Yet, the Clinton administration refuses to accept Israeli explanations at face value. Nor does it rule out the possibility that Israeli agents are involved in illegal activities on U.S. soil. The Pollard affair sowed the seeds of this mistrust.
In defense, Israeli officials claim they have learned the lessons of the Pollard case. “We shall never again run agents in the U.S.A.” vows Eitan. He and other intelligence experts also point out that it was not a coincidence that Pollard was handled by Lakam, not the Mossad. The Mossad and the CIA have long enjoyed warm and cordial relations. Mossad operatives are stationed, under diplomatic cover, at the Israeli Embassy in Washington as liaison officers to the CIA. U.S. spies posing as diplomats maintain their contacts with their Israeli counterparts through the U.S. Embassy in Tel Aviv.
In the United States, Mossad has not only avoided spying on American targets, but has also refrained from operations against third parties, mainly Arab installations. Nevertheless, Nahum Admoni, the Mossad chief during the ‘80s, must have known that Lakam was running Pollard. So must have Israeli Prime Ministers Yitzhak Shamir and Shimon Peres and Defense Ministers Moshe Arens and Yitzhak Rabin.
On the other hand, since the CIA is reluctant to operate against Israel on Israeli soil, it uses other intelligence agencies to obtain information it wants. The late Yitzhak Rabin told me after Pollard’s arrest that Israel had uncovered five American spies operating in sensitive nuclear and industrial facilities in the late ‘70s and early ‘80s. The spies were questioned but Israel’s flexible legal system made it possible for the government to release and expel them, thereby avoiding conflict with its best ally.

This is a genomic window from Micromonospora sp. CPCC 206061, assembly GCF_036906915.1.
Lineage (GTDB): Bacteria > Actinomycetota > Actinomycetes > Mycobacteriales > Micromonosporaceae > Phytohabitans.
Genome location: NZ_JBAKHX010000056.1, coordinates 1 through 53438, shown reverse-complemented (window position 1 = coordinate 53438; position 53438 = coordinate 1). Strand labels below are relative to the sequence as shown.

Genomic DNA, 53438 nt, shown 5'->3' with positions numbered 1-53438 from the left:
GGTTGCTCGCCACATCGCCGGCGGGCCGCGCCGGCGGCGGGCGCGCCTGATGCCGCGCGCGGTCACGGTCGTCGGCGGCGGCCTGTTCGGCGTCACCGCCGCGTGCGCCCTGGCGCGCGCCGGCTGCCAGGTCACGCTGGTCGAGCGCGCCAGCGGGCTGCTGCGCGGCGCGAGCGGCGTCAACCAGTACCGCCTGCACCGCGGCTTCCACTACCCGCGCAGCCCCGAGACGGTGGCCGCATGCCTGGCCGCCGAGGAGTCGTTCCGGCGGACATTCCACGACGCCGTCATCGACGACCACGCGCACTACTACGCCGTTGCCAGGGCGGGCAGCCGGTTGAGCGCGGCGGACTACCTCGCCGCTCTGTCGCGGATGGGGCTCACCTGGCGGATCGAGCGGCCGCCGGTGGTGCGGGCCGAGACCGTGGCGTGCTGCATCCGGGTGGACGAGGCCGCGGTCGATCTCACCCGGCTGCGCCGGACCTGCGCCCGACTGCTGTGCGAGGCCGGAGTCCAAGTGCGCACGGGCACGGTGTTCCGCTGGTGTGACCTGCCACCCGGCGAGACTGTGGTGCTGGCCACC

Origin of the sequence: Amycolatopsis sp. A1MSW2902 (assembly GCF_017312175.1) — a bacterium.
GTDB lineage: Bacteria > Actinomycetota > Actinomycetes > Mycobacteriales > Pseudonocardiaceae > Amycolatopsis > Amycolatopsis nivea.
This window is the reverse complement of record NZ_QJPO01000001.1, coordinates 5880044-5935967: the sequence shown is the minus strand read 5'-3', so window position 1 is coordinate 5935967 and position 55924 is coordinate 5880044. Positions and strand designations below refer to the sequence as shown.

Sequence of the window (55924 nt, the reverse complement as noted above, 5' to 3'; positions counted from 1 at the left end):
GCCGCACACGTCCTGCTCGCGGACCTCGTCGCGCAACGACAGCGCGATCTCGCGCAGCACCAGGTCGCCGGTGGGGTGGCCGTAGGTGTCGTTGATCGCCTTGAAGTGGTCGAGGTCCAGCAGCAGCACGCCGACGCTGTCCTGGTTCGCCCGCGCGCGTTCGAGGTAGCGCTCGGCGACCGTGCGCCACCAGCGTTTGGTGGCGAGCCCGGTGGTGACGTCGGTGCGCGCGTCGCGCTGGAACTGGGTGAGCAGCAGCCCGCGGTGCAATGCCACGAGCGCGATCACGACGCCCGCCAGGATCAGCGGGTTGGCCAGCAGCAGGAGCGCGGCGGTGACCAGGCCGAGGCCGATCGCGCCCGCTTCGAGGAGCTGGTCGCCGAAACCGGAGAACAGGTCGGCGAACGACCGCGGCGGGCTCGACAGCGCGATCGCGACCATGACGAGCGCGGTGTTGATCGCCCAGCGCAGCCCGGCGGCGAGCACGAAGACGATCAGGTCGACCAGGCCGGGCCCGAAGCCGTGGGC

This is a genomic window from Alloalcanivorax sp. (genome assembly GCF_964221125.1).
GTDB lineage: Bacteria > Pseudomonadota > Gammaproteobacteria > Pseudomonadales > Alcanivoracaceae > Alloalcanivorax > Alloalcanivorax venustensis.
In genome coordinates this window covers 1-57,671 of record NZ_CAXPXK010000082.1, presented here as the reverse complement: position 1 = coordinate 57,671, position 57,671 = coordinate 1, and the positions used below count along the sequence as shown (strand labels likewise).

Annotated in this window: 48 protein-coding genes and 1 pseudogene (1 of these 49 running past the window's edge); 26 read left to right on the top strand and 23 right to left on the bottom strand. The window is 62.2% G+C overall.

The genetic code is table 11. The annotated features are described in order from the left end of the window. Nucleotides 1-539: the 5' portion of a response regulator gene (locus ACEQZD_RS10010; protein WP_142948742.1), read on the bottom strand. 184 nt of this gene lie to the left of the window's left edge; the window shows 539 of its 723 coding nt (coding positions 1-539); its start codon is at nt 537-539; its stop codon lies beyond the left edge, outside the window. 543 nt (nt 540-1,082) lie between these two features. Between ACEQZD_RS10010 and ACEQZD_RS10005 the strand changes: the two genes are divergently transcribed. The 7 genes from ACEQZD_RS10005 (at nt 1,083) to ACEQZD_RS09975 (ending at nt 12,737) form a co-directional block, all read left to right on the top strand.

“It is clear to us,” admits a former senior intelligence official, “that both countries, despite their friendship and strategic cooperation, are constantly involved in espionage against each other. The big difference between the U.S. and Israel is in the methods of information gathering.” While Israel has relied more on “humint” (operating agents), the United States has mainly used “sigint” and “comint” (intercepting communication of all sorts and electronic signals). This operational difference is a result of capabilities and priorities.
The aerial forest on the roof of the four-story U.S. Embassy in Tel Aviv is evidence of the NSA’s capabilities and intentions. These antennas intercept virtually every single phone call, fax transmission and other means of communication originating in Israel. But the most impressive coup by the NSA was, probably unwittingly, revealed during the Mega crisis.
All Israeli diplomats and intelligence officers assigned abroad, and especially to the United States, are briefed to act as if their communication was intercepted. But now Israel knows for sure that the United States broke the Mossad code. Israeli code breakers, operating on “worst-case analysis,” assume that other codes, including those of the military and foreign ministry, have also been broken. In such circumstances, concludes an Israeli Cabinet minister, the damage to our national security is far greater than Pollard or maybe other Israeli operations might have wrought in the United States.